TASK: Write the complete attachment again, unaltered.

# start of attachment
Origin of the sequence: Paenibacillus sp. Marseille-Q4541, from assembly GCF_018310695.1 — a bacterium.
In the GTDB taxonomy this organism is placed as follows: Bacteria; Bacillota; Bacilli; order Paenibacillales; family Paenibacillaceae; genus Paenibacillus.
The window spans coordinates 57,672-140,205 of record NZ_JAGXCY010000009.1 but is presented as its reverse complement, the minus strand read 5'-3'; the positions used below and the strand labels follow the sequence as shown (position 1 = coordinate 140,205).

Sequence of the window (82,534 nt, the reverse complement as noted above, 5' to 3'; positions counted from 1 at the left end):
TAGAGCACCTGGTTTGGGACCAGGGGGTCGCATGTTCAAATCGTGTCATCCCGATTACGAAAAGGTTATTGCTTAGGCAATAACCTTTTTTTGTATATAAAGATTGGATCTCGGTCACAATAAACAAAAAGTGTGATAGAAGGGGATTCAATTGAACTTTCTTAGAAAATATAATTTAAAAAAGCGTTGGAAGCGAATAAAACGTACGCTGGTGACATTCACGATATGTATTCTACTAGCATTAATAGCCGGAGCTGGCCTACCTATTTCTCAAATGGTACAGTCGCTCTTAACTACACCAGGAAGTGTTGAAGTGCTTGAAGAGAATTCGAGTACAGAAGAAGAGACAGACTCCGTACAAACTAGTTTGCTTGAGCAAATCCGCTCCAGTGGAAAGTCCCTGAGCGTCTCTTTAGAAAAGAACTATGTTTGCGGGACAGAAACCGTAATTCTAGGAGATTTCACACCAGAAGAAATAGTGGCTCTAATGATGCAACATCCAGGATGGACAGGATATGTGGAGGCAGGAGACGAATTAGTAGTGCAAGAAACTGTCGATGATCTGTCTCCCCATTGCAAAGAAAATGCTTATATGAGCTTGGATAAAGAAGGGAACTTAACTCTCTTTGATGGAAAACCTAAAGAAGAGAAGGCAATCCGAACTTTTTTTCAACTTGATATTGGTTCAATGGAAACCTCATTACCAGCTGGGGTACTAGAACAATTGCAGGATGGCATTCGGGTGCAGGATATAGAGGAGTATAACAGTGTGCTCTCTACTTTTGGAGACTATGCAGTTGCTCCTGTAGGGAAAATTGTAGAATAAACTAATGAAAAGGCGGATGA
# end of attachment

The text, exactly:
Origin of the sequence: Paenibacillus sp. Marseille-Q4541, from assembly GCF_018310695.1 — a bacterium.
In the GTDB taxonomy this organism is placed as follows: Bacteria; Bacillota; Bacilli; order Paenibacillales; family Paenibacillaceae; genus Paenibacillus.
The window spans coordinates 57,672-140,205 of record NZ_JAGXCY010000009.1 but is presented as its reverse complement, the minus strand read 5'-3'; the positions used below and the strand labels follow the sequence as shown (position 1 = coordinate 140,205).

Sequence of the window (82,534 nt, the reverse complement as noted above, 5' to 3'; positions counted from 1 at the left end):
TAGAGCACCTGGTTTGGGACCAGGGGGTCGCATGTTCAAATCGTGTCATCCCGATTACGAAAAGGTTATTGCTTAGGCAATAACCTTTTTTTGTATATAAAGATTGGATCTCGGTCACAATAAACAAAAAGTGTGATAGAAGGGGATTCAATTGAACTTTCTTAGAAAATATAATTTAAAAAAGCGTTGGAAGCGAATAAAACGTACGCTGGTGACATTCACGATATGTATTCTACTAGCATTAATAGCCGGAGCTGGCCTACCTATTTCTCAAATGGTACAGTCGCTCTTAACTACACCAGGAAGTGTTGAAGTGCTTGAAGAGAATTCGAGTACAGAAGAAGAGACAGACTCCGTACAAACTAGTTTGCTTGAGCAAATCCGCTCCAGTGGAAAGTCCCTGAGCGTCTCTTTAGAAAAGAACTATGTTTGCGGGACAGAAACCGTAATTCTAGGAGATTTCACACCAGAAGAAATAGTGGCTCTAATGATGCAACATCCAGGATGGACAGGATATGTGGAGGCAGGAGACGAATTAGTAGTGCAAGAAACTGTCGATGATCTGTCTCCCCATTGCAAAGAAAATGCTTATATGAGCTTGGATAAAGAAGGGAACTTAACTCTCTTTGATGGAAAACCTAAAGAAGAGAAGGCAATCCGAACTTTTTTTCAACTTGATATTGGTTCAATGGAAACCTCATTACCAGCTGGGGTACTAGAACAATTGCAGGATGGCATTCGGGTGCAGGATATAGAGGAGTATAACAGTGTGCTCTCTACTTTTGGAGACTATGCAGTTGCTCCTGTAGGGAAAATTGTAGAATAAACTAATGAAAAGGCGGATGA